The Greens also say it will take too long for any homes to get built. In the interim, thousands of low-income tenants are at risk of being forced out of their current homes as they are removed from the expiring National Rental Affordability Scheme (another Rudd initiative).

The $10 billion for the HAFF will be invested rather than spent directly on housing. Only its returns, at least a year away, will fund construction. Australia’s existing Future Fund lost money last financial year, so it could be several years before proceeds are available to invest.

The Government says that up to $500 million from the HAFF could be invested in housing each year but it hasn’t specified a minimum annual spend. However, even assuming immediate positive returns, money from the fund won’t provide up-front grants to build dwellings. Instead, it will be used to bridge the gap between the rents low-income tenants can afford to pay and the costs of building, maintaining and operating housing.

The idea is to give not-for-profit housing providers revenue certainty so that they can borrow from other sources. In this way, modest sums of public money are used to leverage large amounts of private capital for a positive social purpose.

Analysis by AHURI concluded:

‘No amount of “innovative” procurement or financing will yield a government “free lunch”...’

The researchers found that the cheapest and most efficient way to fund new social housing is direct public investment — which is what the Greens are pushing for.

Max Chandler-Mather told The Conversation’s Michelle Grattan:

“Our point to the Government is that you would not fund schools or hospitals via an uncertain gamble on the stock market. We’re much better off investing money directly in building public and affordable housing every year.”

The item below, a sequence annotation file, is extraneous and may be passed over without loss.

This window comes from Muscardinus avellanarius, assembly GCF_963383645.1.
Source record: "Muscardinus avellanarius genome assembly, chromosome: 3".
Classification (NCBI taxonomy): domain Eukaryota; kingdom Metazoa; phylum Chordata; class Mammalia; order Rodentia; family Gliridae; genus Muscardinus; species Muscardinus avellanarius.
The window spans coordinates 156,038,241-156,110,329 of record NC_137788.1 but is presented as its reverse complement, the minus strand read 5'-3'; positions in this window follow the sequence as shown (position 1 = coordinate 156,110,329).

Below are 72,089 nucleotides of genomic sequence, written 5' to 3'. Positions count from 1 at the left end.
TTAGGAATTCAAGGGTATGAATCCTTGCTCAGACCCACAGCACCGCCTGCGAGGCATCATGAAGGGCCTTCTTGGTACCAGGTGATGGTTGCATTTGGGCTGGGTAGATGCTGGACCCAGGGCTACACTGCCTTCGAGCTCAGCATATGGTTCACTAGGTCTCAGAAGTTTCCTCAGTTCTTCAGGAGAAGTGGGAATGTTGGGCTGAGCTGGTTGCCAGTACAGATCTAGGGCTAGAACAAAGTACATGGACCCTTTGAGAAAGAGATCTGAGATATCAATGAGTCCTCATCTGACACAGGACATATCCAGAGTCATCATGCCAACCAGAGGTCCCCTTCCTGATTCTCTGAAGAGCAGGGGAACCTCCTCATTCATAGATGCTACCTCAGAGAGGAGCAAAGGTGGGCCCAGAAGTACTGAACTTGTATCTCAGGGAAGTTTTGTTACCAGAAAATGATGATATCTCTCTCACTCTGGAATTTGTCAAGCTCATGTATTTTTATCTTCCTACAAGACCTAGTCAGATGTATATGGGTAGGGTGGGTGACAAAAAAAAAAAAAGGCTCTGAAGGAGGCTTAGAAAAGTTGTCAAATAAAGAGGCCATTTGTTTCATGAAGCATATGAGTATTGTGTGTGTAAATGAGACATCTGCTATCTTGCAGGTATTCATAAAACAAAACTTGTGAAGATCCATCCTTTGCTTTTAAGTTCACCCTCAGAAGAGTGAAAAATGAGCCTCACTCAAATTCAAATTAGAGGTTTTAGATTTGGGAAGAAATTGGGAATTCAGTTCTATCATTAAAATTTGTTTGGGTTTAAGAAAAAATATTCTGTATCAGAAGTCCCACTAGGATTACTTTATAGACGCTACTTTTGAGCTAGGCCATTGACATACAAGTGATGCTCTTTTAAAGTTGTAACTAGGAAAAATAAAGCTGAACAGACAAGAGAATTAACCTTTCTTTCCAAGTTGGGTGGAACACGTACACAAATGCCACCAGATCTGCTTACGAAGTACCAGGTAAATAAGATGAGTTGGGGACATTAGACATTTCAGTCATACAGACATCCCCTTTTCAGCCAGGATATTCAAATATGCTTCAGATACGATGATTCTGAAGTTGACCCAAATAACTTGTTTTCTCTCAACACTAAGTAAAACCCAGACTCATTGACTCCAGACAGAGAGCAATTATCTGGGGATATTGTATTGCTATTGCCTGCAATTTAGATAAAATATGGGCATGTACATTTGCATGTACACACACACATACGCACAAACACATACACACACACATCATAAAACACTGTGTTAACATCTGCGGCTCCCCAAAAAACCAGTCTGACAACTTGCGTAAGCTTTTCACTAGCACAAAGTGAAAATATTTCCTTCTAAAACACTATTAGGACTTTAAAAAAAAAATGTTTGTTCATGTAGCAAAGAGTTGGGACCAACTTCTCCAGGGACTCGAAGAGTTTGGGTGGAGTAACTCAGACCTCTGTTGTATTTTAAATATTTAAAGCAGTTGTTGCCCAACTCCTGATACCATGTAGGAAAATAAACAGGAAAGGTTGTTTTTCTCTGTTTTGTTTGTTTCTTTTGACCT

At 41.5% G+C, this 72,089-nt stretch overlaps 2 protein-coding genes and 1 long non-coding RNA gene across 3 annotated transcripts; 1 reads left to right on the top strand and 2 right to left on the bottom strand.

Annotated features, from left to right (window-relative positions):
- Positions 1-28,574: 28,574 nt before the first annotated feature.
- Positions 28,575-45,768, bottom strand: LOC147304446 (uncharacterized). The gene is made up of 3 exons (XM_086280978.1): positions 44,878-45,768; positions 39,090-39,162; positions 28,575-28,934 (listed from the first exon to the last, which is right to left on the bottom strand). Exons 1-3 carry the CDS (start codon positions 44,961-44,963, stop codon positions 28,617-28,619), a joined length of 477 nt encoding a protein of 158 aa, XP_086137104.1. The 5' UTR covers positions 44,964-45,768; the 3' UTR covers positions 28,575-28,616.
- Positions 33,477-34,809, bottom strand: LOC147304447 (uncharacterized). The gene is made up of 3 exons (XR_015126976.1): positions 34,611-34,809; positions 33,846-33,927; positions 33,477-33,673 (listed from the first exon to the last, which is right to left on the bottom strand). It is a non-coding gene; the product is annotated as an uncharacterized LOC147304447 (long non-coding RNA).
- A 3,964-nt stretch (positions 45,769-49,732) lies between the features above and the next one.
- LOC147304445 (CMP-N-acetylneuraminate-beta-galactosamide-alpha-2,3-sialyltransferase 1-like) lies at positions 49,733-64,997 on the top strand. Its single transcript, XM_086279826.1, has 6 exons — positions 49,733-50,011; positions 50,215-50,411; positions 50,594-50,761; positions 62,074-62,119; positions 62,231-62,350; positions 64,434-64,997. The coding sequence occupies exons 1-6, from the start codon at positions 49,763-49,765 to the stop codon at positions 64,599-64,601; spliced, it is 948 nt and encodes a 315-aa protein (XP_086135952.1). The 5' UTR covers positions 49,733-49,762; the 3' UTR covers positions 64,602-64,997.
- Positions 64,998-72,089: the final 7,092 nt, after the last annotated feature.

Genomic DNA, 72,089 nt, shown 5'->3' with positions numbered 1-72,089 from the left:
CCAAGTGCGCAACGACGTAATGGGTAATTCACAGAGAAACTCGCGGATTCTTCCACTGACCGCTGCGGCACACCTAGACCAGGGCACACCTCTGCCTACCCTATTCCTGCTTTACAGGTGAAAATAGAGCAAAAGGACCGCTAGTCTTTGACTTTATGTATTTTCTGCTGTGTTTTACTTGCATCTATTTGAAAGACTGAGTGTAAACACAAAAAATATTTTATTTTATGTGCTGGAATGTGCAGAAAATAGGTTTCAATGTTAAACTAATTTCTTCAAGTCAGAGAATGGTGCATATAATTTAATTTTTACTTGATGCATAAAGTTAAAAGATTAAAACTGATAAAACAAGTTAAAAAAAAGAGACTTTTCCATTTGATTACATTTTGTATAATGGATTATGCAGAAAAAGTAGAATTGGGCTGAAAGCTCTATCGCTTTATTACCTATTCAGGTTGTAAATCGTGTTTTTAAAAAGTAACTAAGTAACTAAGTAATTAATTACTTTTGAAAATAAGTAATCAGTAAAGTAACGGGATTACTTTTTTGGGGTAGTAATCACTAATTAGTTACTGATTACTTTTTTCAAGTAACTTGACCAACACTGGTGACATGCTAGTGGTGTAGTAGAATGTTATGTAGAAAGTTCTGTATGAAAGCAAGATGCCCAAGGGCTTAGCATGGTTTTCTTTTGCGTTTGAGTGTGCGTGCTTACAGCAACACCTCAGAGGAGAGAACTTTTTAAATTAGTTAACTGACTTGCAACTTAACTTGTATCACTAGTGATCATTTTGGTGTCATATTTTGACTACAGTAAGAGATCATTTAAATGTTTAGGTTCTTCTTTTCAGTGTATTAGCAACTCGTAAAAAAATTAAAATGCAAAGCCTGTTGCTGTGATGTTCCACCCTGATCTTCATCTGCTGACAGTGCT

Like Rudd’s GFC stimulus package, the HAFF will soon be fully committed. New builds will grind to a halt and we’ll be back to square one.

The Greens want the Government to commit $5 billion in social housing funding annually. They say the money could come from reining in negative gearing and the capital gains concessions to property investors or repealing the Stage 3 tax cuts. They are also calling for a two-year rent freeze.

Furthermore, they could involve adapting sophisticated European models of rent regulation. Germany, where 58% of households rent, has a system of reference rents for similar-quality dwellings in the same city or region.

In a society that is still dominated by the old battles of the two-party system, this complex issue requires greater awareness by many people. Possibly also a new type of reformer is needed. Those who are prepared to suggest bold solutions, that don't fit the historic polarised two-party and single member district ways of thinking, need to be heard. The Greens are positioning themselves well in this for the new field.

Note: Previously, this article addressed that Senator Jacqui Lambie had moved to block the HAFF bill. This information is incorrect and has been amended.

Dr Klaas Woldring is a former associate professor at Southern Cross University and former convenor of ABC Friends (Central Coast).